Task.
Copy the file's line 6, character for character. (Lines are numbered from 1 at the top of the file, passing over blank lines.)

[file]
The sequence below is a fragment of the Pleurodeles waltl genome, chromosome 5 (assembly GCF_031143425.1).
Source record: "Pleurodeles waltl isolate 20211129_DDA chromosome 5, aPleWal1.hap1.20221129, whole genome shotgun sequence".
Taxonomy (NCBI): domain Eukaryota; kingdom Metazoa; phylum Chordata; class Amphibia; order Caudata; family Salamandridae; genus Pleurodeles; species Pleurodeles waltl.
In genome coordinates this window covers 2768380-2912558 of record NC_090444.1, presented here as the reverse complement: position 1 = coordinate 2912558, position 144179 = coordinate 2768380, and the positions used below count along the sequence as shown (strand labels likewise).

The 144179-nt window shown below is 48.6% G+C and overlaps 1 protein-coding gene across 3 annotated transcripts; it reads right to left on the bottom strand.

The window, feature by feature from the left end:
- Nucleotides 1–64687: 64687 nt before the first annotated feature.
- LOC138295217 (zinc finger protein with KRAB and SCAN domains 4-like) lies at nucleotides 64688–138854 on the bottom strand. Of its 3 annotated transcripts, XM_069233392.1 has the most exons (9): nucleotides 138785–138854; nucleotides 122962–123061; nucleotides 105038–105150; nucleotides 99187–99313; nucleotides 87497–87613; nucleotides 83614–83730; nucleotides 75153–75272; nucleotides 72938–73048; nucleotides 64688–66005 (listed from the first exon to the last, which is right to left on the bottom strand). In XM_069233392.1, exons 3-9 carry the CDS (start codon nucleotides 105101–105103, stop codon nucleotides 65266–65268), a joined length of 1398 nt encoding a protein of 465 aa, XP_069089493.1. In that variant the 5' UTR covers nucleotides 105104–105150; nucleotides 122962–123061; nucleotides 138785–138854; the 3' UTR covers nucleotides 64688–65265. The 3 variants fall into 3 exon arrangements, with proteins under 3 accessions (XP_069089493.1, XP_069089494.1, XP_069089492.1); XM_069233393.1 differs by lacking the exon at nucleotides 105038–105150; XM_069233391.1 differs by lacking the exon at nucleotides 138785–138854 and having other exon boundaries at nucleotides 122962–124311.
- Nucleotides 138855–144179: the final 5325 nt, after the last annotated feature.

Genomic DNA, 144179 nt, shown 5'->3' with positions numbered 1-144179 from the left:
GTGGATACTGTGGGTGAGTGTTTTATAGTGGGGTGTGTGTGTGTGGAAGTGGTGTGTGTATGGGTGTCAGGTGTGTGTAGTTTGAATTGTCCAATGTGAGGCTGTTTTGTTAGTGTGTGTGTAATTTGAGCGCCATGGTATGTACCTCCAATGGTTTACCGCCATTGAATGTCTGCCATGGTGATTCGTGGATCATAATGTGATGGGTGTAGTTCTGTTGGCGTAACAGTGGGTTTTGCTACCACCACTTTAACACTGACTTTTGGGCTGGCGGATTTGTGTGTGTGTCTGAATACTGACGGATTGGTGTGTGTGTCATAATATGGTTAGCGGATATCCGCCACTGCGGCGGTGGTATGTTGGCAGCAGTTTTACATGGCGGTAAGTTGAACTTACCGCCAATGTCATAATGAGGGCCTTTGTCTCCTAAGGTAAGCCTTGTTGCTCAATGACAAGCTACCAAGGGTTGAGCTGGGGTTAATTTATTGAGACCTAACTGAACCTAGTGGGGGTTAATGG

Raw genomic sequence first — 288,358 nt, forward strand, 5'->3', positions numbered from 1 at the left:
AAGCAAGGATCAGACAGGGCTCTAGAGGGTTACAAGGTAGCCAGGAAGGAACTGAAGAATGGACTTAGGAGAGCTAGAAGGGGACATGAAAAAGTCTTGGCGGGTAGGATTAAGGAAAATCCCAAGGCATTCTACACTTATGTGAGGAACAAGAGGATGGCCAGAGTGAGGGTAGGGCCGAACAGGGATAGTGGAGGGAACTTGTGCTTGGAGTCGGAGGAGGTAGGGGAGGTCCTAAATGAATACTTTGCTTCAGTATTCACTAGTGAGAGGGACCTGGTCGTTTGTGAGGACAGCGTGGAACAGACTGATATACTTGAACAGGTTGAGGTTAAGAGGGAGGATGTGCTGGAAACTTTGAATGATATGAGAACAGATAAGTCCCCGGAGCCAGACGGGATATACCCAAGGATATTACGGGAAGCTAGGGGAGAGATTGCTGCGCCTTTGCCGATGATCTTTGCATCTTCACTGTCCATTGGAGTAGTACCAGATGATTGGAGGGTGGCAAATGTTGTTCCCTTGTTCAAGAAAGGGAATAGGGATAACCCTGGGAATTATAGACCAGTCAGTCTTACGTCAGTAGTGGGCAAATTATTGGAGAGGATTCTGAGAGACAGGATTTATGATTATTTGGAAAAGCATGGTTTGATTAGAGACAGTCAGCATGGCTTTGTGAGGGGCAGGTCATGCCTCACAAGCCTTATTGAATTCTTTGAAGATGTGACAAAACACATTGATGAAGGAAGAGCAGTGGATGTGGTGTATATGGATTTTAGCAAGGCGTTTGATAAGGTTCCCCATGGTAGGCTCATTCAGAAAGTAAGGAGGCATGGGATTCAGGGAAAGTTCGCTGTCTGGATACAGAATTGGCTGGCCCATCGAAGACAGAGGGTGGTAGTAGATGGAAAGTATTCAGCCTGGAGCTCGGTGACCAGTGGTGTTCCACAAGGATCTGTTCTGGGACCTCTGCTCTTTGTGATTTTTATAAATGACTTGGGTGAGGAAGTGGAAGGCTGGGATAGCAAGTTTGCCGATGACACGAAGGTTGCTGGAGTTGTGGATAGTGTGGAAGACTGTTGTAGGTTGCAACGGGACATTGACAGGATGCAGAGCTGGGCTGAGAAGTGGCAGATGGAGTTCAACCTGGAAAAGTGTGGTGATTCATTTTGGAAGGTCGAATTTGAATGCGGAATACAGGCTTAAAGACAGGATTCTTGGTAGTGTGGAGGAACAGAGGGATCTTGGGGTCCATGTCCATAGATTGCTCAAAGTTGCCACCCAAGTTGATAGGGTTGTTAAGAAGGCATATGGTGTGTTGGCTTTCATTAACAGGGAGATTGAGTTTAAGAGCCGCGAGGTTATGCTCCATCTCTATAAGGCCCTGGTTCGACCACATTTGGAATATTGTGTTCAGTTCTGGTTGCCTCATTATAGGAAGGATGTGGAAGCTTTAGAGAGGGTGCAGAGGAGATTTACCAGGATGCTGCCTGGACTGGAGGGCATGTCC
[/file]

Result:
The window, feature by feature from the left end: